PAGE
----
A group of founders reached out to catch up recently. I’ve known one of the founders for some time now; he contacted me after I did a presentation and we’ve stayed in touch since, syncing every three or four months.
Our last chat was a bit different. He and his founders have been working on a product as a hobby. They built a solution to a problem they saw and have been slowly getting new customers as their time permitted. Recently, potential partners have asked them for help solving a particularly painful problem. Luckily, their product already relieves this pain. They’re realizing this could be huge and an opportunity to build a big business. They just aren’t sure how they should be thinking about funding to capitalize on the opportunity.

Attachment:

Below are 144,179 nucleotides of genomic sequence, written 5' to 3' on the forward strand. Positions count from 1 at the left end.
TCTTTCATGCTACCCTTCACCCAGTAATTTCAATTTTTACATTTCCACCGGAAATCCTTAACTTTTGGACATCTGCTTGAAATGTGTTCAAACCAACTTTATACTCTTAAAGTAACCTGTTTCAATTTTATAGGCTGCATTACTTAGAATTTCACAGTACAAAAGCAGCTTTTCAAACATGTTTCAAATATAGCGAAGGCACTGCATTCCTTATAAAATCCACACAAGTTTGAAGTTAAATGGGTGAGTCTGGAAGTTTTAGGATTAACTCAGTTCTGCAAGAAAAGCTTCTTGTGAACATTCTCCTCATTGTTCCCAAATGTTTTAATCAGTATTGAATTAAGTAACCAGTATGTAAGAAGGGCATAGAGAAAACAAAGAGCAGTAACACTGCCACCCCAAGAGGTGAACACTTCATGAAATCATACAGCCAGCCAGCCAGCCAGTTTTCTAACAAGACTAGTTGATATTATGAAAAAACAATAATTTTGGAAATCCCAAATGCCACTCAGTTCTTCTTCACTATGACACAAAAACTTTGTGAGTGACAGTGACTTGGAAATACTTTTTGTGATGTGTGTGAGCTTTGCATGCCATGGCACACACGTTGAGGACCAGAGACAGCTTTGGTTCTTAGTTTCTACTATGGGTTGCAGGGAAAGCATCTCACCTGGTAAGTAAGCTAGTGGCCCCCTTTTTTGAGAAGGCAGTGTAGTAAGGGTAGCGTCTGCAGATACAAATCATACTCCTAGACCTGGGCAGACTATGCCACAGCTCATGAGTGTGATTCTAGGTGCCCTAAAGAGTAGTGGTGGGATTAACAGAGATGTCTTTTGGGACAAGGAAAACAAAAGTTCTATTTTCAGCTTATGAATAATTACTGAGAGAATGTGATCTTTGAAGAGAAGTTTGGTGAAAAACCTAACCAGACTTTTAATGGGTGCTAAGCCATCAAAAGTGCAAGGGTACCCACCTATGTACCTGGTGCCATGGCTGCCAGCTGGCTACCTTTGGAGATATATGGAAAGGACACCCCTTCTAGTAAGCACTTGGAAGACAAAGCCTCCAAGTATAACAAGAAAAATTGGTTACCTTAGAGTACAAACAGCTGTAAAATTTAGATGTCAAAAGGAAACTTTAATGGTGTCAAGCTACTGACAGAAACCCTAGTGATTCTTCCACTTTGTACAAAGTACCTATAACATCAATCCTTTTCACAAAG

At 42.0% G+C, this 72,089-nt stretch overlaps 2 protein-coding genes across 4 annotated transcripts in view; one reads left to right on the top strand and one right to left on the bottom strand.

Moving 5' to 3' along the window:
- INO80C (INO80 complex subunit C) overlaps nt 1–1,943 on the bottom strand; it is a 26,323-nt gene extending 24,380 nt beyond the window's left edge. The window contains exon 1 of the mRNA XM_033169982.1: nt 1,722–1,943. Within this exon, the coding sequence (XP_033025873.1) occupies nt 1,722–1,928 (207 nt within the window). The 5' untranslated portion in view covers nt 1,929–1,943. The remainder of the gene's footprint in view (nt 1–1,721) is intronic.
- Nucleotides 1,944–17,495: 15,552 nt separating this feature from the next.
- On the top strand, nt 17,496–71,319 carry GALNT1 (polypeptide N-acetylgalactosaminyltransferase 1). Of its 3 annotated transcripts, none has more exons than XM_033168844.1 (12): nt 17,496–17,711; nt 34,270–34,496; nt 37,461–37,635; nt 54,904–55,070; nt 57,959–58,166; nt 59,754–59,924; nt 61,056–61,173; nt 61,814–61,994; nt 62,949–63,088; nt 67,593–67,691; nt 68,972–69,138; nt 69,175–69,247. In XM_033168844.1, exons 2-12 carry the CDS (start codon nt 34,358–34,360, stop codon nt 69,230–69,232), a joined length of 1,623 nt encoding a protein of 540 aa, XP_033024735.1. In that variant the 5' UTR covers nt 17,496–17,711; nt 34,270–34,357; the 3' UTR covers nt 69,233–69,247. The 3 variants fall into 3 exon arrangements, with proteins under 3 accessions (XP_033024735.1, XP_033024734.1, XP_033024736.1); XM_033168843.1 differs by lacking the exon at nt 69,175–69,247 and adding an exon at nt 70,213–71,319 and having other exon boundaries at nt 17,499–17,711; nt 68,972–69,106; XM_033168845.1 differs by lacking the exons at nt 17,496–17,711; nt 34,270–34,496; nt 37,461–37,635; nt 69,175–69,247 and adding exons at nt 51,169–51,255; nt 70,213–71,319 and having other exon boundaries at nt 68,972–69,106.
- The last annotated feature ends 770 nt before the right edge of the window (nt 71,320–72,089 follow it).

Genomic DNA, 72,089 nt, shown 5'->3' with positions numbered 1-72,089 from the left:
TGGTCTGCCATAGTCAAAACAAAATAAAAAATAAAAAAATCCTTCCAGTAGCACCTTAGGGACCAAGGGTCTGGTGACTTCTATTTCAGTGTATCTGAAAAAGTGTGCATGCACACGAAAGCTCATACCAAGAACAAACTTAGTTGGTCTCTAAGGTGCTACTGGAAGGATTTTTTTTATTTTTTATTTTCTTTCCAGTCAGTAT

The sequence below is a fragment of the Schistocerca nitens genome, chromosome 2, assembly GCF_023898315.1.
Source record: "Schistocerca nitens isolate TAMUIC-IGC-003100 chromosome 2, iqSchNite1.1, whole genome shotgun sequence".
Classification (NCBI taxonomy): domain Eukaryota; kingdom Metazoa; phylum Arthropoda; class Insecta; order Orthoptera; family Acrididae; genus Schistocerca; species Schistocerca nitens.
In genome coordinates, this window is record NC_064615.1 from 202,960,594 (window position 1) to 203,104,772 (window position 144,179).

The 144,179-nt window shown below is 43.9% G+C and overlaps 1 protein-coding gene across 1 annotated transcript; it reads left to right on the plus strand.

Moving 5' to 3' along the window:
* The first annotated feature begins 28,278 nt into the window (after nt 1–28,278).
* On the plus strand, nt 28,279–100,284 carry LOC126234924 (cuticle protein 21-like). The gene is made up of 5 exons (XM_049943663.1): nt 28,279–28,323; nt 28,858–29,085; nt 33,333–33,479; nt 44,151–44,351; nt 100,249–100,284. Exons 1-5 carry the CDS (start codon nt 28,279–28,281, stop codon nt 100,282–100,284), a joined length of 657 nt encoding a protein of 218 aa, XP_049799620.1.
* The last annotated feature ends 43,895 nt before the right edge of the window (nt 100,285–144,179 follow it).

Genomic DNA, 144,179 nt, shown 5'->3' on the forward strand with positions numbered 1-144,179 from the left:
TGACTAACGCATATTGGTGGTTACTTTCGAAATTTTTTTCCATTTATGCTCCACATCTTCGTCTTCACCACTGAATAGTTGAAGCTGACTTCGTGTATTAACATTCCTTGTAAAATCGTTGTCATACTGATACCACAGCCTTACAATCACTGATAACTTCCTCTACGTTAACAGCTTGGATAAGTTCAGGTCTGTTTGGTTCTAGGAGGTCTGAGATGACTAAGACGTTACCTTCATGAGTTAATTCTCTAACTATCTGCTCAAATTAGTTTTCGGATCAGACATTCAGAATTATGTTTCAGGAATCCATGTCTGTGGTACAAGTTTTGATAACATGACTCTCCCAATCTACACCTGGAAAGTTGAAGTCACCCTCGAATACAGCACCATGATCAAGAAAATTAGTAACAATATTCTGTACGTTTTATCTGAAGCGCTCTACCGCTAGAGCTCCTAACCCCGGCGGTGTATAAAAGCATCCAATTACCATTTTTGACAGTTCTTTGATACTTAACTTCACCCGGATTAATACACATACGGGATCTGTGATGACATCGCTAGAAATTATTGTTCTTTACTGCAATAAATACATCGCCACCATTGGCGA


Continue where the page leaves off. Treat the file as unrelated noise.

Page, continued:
We scheduled a quick chat in which they asked pointed questions and I gave candid answers. Because of the preexisting relationship, the conversation was productive and straightforward. I already knew what problem they were trying to solve and how their solution worked. They brought me up to date on the larger opportunity they’ve uncovered.
Preexisting relationships with early-stage investors can be valuable for founders. These founders initially reached out cold, and we built a relationship over time. I was receptive to them because they were self-starting and demonstrated execution (they’d built a product and had a handful of users). When they had questions about a new opportunity, they had a friendly to turn to for help.
If you’re an early founder, consider building relationships with investors before you need them. All investors might not be receptive or responsive, but someone will probably get back to you. An investor friendly can be helpful when you need advice or honest feedback in the clutch.